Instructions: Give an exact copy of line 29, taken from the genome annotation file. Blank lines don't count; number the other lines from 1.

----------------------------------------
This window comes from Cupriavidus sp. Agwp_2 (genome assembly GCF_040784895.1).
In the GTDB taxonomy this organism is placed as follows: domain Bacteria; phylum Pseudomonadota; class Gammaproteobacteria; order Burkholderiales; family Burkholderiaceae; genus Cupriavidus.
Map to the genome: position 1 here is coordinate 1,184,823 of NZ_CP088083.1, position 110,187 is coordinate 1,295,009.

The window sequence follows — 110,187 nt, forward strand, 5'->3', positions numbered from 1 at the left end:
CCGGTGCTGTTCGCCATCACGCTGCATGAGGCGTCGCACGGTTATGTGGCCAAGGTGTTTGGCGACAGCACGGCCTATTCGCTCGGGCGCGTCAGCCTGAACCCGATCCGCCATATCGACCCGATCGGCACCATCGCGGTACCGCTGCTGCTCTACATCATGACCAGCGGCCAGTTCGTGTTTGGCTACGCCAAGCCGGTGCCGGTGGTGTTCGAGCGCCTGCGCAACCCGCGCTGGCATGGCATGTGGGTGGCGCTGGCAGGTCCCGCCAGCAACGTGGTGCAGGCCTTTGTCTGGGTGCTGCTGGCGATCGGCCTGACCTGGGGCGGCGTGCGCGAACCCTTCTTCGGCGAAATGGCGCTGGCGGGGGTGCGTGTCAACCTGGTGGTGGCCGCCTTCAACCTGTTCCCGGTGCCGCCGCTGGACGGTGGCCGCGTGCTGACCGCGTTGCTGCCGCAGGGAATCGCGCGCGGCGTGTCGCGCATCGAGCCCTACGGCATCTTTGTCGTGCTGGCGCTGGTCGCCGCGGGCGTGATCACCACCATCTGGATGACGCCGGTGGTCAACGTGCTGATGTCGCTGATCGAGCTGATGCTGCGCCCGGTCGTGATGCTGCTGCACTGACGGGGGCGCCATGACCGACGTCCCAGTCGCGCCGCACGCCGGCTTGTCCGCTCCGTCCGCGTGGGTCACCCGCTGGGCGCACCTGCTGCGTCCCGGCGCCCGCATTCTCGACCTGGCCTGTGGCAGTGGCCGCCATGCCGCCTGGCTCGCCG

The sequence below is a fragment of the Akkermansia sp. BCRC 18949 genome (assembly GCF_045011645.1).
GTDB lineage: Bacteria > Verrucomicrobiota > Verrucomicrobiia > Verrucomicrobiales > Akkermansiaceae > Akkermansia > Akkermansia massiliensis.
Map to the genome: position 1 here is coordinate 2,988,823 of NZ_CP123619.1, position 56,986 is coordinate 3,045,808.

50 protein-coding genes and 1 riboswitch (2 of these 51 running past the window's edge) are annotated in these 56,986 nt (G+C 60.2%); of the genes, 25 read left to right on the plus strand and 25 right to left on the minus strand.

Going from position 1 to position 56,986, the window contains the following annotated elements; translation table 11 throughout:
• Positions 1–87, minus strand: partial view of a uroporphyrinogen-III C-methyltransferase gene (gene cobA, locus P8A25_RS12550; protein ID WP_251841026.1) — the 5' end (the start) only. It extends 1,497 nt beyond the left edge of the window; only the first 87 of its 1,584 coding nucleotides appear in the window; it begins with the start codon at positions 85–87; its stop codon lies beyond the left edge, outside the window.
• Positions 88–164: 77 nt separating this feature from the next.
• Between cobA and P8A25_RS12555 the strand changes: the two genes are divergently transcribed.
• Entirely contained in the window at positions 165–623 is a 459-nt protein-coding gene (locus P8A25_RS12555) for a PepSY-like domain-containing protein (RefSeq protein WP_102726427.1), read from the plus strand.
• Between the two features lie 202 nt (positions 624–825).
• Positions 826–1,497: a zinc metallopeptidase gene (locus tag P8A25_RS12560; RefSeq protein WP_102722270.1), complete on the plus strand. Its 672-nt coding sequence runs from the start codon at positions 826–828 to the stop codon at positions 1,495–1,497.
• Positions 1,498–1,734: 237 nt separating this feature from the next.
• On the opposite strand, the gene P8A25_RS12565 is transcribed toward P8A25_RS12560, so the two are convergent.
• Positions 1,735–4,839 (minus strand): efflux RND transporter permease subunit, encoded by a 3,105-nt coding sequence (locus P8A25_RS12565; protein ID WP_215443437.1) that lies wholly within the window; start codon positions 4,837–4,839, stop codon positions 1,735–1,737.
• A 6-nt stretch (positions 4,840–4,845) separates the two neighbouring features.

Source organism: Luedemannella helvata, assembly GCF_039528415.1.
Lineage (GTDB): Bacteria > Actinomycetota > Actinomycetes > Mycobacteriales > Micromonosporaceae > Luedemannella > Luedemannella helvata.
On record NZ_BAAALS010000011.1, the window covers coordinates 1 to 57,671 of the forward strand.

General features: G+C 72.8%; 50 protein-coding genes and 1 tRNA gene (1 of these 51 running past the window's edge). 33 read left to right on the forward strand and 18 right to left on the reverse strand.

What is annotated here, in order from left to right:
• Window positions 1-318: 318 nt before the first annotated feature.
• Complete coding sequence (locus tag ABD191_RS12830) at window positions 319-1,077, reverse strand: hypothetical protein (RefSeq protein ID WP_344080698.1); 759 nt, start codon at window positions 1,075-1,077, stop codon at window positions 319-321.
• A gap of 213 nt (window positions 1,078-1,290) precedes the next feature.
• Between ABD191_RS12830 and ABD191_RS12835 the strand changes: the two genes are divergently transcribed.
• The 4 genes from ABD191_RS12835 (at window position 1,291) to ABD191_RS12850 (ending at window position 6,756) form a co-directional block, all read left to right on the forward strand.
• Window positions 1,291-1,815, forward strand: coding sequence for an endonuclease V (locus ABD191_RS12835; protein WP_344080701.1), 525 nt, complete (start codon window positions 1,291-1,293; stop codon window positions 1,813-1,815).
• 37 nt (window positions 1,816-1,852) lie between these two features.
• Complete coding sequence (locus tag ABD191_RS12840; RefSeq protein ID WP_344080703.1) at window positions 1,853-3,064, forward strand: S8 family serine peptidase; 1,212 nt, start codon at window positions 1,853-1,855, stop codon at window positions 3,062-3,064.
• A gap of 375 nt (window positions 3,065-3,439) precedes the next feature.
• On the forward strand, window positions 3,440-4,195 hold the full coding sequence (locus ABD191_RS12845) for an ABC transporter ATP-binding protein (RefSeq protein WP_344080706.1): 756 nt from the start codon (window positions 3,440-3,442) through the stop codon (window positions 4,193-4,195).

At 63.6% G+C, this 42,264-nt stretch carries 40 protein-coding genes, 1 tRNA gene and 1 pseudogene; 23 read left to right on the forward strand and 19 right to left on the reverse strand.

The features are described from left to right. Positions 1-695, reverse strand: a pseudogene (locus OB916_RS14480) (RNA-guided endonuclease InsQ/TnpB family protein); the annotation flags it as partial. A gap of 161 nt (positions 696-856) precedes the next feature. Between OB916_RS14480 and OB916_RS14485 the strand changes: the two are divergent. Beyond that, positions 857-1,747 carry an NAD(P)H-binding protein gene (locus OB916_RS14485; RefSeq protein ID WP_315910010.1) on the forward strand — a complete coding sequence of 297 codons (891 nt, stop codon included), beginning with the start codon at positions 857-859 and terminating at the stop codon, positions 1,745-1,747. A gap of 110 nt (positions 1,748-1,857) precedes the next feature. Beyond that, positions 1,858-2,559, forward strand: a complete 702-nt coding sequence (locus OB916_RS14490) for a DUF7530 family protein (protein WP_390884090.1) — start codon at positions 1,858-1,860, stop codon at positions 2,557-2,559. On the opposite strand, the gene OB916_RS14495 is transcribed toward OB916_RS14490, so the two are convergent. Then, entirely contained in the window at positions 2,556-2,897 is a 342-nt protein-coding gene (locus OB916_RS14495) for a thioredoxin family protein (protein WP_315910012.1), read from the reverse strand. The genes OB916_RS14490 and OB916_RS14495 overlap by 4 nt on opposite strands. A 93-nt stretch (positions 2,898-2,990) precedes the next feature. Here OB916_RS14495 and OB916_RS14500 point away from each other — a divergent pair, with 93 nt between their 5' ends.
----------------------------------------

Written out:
• Between ABD191_RS12830 and ABD191_RS12835 the strand changes: the two genes are divergently transcribed.